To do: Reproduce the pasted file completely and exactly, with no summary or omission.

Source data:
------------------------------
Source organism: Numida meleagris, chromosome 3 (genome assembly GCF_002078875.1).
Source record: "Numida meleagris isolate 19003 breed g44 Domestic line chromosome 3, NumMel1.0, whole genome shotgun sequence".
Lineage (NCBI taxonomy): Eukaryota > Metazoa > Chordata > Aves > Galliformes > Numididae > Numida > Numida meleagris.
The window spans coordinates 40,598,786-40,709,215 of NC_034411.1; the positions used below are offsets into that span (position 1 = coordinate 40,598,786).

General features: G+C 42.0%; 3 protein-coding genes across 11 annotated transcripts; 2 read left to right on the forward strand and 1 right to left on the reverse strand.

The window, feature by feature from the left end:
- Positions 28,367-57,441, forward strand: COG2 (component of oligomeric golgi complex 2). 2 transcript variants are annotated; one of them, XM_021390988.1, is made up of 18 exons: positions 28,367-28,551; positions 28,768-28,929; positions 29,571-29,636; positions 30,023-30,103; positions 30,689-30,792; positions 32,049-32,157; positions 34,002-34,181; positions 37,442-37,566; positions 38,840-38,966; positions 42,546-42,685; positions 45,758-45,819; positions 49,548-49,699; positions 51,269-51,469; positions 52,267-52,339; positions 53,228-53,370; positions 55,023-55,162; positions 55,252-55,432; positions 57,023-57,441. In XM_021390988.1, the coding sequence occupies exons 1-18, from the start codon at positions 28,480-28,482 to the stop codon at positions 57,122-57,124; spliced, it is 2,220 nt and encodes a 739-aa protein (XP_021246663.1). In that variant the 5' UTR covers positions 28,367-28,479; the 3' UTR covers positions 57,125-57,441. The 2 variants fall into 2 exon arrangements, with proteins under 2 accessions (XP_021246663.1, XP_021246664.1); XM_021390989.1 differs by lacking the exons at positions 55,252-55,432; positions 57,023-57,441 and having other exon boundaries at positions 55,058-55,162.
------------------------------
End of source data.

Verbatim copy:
Source organism: Numida meleagris, chromosome 3 (genome assembly GCF_002078875.1).
Source record: "Numida meleagris isolate 19003 breed g44 Domestic line chromosome 3, NumMel1.0, whole genome shotgun sequence".
Lineage (NCBI taxonomy): Eukaryota > Metazoa > Chordata > Aves > Galliformes > Numididae > Numida > Numida meleagris.
The window spans coordinates 40,598,786-40,709,215 of NC_034411.1; the positions used below are offsets into that span (position 1 = coordinate 40,598,786).

General features: G+C 42.0%; 3 protein-coding genes across 11 annotated transcripts; 2 read left to right on the forward strand and 1 right to left on the reverse strand.

The window, feature by feature from the left end:
- Positions 28,367-57,441, forward strand: COG2 (component of oligomeric golgi complex 2). 2 transcript variants are annotated; one of them, XM_021390988.1, is made up of 18 exons: positions 28,367-28,551; positions 28,768-28,929; positions 29,571-29,636; positions 30,023-30,103; positions 30,689-30,792; positions 32,049-32,157; positions 34,002-34,181; positions 37,442-37,566; positions 38,840-38,966; positions 42,546-42,685; positions 45,758-45,819; positions 49,548-49,699; positions 51,269-51,469; positions 52,267-52,339; positions 53,228-53,370; positions 55,023-55,162; positions 55,252-55,432; positions 57,023-57,441. In XM_021390988.1, the coding sequence occupies exons 1-18, from the start codon at positions 28,480-28,482 to the stop codon at positions 57,122-57,124; spliced, it is 2,220 nt and encodes a 739-aa protein (XP_021246663.1). In that variant the 5' UTR covers positions 28,367-28,479; the 3' UTR covers positions 57,125-57,441. The 2 variants fall into 2 exon arrangements, with proteins under 2 accessions (XP_021246663.1, XP_021246664.1); XM_021390989.1 differs by lacking the exons at positions 55,252-55,432; positions 57,023-57,441 and having other exon boundaries at positions 55,058-55,162.